This is a somewhat surprising statement. Even 15 years ago (with ifort10) the generated code with or without recursive keyword or compiler option was always exactly the same. I came upon code which used a detour to avoid the recursion error from the compiler, as the developer was unaware of both keyword and compiler option. Back then it just worked even in openmp parallel blocks.

Just to make sure, I tested with the rather smart code below for determining whether a number is even or odd. Due to the detour the compiler does not see its recursive nature and it just always compiles. Comparing assembler output of ifort as well as ifx does not show any difference, whether '-recursive' is specified or not and with or without -qopenmp (8 variants!). I cannot see that there are really different entry sequences. I mean, the keyword exists only because back in the day there was very little memory, thus no stack and hence no recursivability. Once stacks were established and became the default for passing arguments and storing local variables there was no hindrance for recursive calling and the keyword became kind of obsolete (except for documenting that a procedure is recursively called). I would actually love to hear about historical details of how that evolved.

Here is the code I used to compare compiler output of ifort and ifx with and without -recursive and -openmp. (I also checked with and without local variable m). In all 16 cases I compiled with O2, but there does not seem to be any optimisation step using the (non)recursive information.

module rec_m

implicit none
public

contains

subroutine even(n, isEven)
   integer, intent(in) :: n
   logical, intent(out) :: isEven
   integer :: m
   if (n > 0) then
      m = n - 1
      call odd(m, isEven)
   else
      isEven = .true.
   end if
end subroutine even

subroutine odd(n, isOdd)
   integer, intent(in) :: n
   logical, intent(out) :: isOdd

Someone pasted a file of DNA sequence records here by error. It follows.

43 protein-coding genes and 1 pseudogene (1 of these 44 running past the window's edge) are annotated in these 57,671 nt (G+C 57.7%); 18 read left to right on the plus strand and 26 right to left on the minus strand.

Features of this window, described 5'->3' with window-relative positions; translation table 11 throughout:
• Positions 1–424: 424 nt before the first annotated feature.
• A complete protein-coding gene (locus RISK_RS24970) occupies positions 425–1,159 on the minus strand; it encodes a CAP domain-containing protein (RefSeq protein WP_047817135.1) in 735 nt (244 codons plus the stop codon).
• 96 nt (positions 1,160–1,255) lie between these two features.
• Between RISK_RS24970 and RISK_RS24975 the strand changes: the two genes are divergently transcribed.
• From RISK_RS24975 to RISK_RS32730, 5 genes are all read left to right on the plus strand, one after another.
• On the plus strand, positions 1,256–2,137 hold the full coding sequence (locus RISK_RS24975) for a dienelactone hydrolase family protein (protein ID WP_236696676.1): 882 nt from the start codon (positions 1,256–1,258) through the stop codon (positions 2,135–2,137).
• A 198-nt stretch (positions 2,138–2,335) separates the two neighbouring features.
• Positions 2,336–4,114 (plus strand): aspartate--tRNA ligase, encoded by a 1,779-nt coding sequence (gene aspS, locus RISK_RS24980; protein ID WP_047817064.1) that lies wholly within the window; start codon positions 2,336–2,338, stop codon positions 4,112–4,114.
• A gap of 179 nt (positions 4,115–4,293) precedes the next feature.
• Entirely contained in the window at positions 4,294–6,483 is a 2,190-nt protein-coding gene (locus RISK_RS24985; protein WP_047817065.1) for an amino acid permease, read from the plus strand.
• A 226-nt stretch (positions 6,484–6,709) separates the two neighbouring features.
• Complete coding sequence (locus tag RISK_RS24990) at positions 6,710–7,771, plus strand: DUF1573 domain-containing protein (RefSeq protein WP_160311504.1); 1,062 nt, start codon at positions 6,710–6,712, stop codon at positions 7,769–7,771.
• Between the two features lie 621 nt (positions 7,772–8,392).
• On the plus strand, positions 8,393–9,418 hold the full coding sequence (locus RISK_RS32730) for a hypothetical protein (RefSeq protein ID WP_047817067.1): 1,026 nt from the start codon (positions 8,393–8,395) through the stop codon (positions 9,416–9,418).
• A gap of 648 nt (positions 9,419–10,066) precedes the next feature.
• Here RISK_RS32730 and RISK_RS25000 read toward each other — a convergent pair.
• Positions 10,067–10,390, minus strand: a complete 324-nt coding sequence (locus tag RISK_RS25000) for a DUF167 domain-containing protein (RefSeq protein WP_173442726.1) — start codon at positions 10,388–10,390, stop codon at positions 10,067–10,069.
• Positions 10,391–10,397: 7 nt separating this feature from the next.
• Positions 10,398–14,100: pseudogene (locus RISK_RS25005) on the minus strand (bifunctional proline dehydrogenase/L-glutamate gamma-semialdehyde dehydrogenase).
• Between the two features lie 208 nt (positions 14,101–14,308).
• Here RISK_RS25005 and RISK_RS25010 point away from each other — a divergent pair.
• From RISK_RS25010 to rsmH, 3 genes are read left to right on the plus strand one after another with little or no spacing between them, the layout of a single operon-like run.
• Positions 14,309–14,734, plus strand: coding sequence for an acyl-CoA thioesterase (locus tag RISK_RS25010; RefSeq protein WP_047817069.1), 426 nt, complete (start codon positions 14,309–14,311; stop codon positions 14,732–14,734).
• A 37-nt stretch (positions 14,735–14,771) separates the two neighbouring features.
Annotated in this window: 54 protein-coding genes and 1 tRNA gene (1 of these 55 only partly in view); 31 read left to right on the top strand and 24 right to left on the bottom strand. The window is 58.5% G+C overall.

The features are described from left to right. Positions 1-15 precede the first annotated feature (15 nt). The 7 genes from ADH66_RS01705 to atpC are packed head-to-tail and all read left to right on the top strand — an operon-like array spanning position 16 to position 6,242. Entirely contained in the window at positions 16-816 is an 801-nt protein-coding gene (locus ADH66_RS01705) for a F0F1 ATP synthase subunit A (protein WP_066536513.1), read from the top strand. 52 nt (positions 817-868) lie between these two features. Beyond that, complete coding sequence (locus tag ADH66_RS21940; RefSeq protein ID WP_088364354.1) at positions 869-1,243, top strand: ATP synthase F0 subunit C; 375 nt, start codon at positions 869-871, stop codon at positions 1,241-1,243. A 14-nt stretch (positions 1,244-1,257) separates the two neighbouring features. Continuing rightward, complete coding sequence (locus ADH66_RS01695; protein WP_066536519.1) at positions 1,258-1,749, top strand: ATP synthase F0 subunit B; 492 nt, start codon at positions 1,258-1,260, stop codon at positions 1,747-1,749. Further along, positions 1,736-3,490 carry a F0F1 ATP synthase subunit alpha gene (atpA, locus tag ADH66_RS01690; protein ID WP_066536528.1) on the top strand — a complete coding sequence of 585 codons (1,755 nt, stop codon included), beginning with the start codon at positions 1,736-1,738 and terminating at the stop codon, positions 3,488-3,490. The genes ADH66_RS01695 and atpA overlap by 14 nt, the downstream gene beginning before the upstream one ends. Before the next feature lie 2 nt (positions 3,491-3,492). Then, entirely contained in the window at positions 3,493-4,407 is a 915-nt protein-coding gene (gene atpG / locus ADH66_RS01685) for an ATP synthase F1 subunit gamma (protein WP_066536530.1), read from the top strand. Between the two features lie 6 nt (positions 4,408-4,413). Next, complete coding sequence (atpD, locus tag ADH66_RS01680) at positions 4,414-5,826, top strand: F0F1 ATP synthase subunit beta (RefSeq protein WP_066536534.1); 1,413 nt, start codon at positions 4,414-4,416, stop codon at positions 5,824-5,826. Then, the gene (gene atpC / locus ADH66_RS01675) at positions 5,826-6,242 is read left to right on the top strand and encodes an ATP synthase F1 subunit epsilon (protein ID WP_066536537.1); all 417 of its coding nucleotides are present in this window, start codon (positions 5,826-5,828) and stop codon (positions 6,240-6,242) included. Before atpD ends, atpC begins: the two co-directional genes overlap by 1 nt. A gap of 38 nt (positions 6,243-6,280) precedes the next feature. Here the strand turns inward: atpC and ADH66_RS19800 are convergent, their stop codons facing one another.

integer :: m
   if (n > 0) then
      m = n - 1
      call even(m, isOdd)
   else
      isOdd = .false.
   end if
end subroutine odd

end module rec_m


program rec

use rec_m
use omp_lib
implicit none

integer :: i, j
logical :: isEven, isOdd

!$omp parallel default(private)
i = 300
!$ i = i + omp_get_thread_num()
do j = 1,1000000
   call even(i, isEven)
   call odd(i, isOdd)
end do
if (((modulo(i,2) == 0) .eqv. isEven) .and. (isEven .neqv. isOdd)) then
   print *, 'SUCC: ', i-300, i, isEven, isOdd
else
   print *, 'FAIL: ', i-300, i, isEven, isOdd
end if
!$omp end parallel

end program rec

 The big j-do-loop is there to make sure that any reentrancy issue should pop up in multi-threaded execution.

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jimdempseyatthecove
Honored Contributor III
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Barbara, check with your team as to if the subprograms are default reentrant (IOW safe for use within an OpenMP parallel region).

Jim Dempsey

 

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jimdempseyatthecove
Honored Contributor III
863 Views

Barbara,

There is a difference between recursive and reentrant.

Reentrant means multiple threads my safely enter the procedure concurrently.

Recursive means a single thread within its procedure can call its own procedure (either directly or at some deeper call stack level).

Though the generated code may be the same in many cases, in some cases it may not.

A recursive procedure is generally reentrant-safe.

 

Jim Dempsey

 

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Barbara_P_Intel
Moderator
859 Views

The reply is:

-q openmp and -recursive (-assume recursion) all set the -auto command line option, which puts all unsaved scalars and arrays on the stack. By default, scalar intrinsic types get stack allocated, but some derived types and arrays may be statically allocated.  -auto ensures everything that does not have the SAVE attribute (or is in COMMON or EQUIVALENCED) or ALLOCATABLE is allocated on the stack.